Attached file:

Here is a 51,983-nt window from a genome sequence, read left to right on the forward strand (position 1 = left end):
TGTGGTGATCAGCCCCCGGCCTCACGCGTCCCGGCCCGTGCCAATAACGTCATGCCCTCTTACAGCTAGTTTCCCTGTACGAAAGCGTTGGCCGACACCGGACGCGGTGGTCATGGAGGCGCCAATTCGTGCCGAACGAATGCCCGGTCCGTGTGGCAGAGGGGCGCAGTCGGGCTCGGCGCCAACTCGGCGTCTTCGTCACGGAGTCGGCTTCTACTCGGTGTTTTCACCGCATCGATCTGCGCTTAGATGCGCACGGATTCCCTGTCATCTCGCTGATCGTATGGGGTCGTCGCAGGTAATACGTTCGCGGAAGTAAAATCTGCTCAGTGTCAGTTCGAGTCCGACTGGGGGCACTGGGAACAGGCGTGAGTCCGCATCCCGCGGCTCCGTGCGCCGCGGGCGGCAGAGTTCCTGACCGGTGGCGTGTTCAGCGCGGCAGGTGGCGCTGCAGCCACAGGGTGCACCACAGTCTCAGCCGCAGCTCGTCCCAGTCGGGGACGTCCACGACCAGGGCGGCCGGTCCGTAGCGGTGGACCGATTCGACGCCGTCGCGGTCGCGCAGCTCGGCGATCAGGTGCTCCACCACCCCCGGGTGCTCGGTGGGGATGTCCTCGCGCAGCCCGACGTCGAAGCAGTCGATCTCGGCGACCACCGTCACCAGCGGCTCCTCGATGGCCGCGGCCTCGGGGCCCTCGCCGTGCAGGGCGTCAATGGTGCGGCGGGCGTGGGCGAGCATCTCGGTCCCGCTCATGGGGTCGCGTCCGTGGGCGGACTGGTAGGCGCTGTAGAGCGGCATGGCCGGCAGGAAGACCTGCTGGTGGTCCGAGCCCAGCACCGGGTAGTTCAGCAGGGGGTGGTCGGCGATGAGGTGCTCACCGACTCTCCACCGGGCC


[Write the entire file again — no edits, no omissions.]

Here is a 51,983-nt window from a genome sequence, read left to right on the forward strand (position 1 = left end):
TGTGGTGATCAGCCCCCGGCCTCACGCGTCCCGGCCCGTGCCAATAACGTCATGCCCTCTTACAGCTAGTTTCCCTGTACGAAAGCGTTGGCCGACACCGGACGCGGTGGTCATGGAGGCGCCAATTCGTGCCGAACGAATGCCCGGTCCGTGTGGCAGAGGGGCGCAGTCGGGCTCGGCGCCAACTCGGCGTCTTCGTCACGGAGTCGGCTTCTACTCGGTGTTTTCACCGCATCGATCTGCGCTTAGATGCGCACGGATTCCCTGTCATCTCGCTGATCGTATGGGGTCGTCGCAGGTAATACGTTCGCGGAAGTAAAATCTGCTCAGTGTCAGTTCGAGTCCGACTGGGGGCACTGGGAACAGGCGTGAGTCCGCATCCCGCGGCTCCGTGCGCCGCGGGCGGCAGAGTTCCTGACCGGTGGCGTGTTCAGCGCGGCAGGTGGCGCTGCAGCCACAGGGTGCACCACAGTCTCAGCCGCAGCTCGTCCCAGTCGGGGACGTCCACGACCAGGGCGGCCGGTCCGTAGCGGTGGACCGATTCGACGCCGTCGCGGTCGCGCAGCTCGGCGATCAGGTGCTCCACCACCCCCGGGTGCTCGGTGGGGATGTCCTCGCGCAGCCCGACGTCGAAGCAGTCGATCTCGGCGACCACCGTCACCAGCGGCTCCTCGATGGCCGCGGCCTCGGGGCCCTCGCCGTGCAGGGCGTCAATGGTGCGGCGGGCGTGGGCGAGCATCTCGGTCCCGCTCATGGGGTCGCGTCCGTGGGCGGACTGGTAGGCGCTGTAGAGCGGCATGGCCGGCAGGAAGACCTGCTGGTGGTCCGAGCCCAGCACCGGGTAGTTCAGCAGGGGGTGGTCGGCGATGAGGTGCTCACCGACTCTCCACCGGGCC